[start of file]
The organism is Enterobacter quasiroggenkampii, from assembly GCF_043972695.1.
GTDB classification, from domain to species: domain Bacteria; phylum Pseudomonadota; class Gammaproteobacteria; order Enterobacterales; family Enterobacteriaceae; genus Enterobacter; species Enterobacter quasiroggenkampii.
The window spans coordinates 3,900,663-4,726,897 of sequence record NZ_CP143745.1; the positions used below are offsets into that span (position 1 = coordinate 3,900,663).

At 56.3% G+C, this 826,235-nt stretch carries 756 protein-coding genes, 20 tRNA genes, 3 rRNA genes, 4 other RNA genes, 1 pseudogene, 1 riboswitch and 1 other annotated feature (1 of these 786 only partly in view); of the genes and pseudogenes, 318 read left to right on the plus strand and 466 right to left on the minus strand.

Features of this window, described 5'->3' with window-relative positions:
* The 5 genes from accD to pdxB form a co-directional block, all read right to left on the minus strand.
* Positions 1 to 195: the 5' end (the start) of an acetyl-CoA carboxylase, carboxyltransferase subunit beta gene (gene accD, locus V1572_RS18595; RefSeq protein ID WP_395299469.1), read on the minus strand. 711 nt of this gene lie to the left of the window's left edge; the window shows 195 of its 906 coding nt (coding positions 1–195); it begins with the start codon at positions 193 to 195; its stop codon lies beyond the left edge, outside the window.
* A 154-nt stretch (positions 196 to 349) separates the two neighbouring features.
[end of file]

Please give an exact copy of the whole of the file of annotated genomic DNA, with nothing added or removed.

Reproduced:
The organism is Enterobacter quasiroggenkampii, from assembly GCF_043972695.1.
GTDB classification, from domain to species: domain Bacteria; phylum Pseudomonadota; class Gammaproteobacteria; order Enterobacterales; family Enterobacteriaceae; genus Enterobacter; species Enterobacter quasiroggenkampii.
The window spans coordinates 3,900,663-4,726,897 of sequence record NZ_CP143745.1; the positions used below are offsets into that span (position 1 = coordinate 3,900,663).

At 56.3% G+C, this 826,235-nt stretch carries 756 protein-coding genes, 20 tRNA genes, 3 rRNA genes, 4 other RNA genes, 1 pseudogene, 1 riboswitch and 1 other annotated feature (1 of these 786 only partly in view); of the genes and pseudogenes, 318 read left to right on the plus strand and 466 right to left on the minus strand.

Features of this window, described 5'->3' with window-relative positions:
* The 5 genes from accD to pdxB form a co-directional block, all read right to left on the minus strand.
* Positions 1 to 195: the 5' end (the start) of an acetyl-CoA carboxylase, carboxyltransferase subunit beta gene (gene accD, locus V1572_RS18595; RefSeq protein ID WP_395299469.1), read on the minus strand. 711 nt of this gene lie to the left of the window's left edge; the window shows 195 of its 906 coding nt (coding positions 1–195); it begins with the start codon at positions 193 to 195; its stop codon lies beyond the left edge, outside the window.
* A 154-nt stretch (positions 196 to 349) separates the two neighbouring features.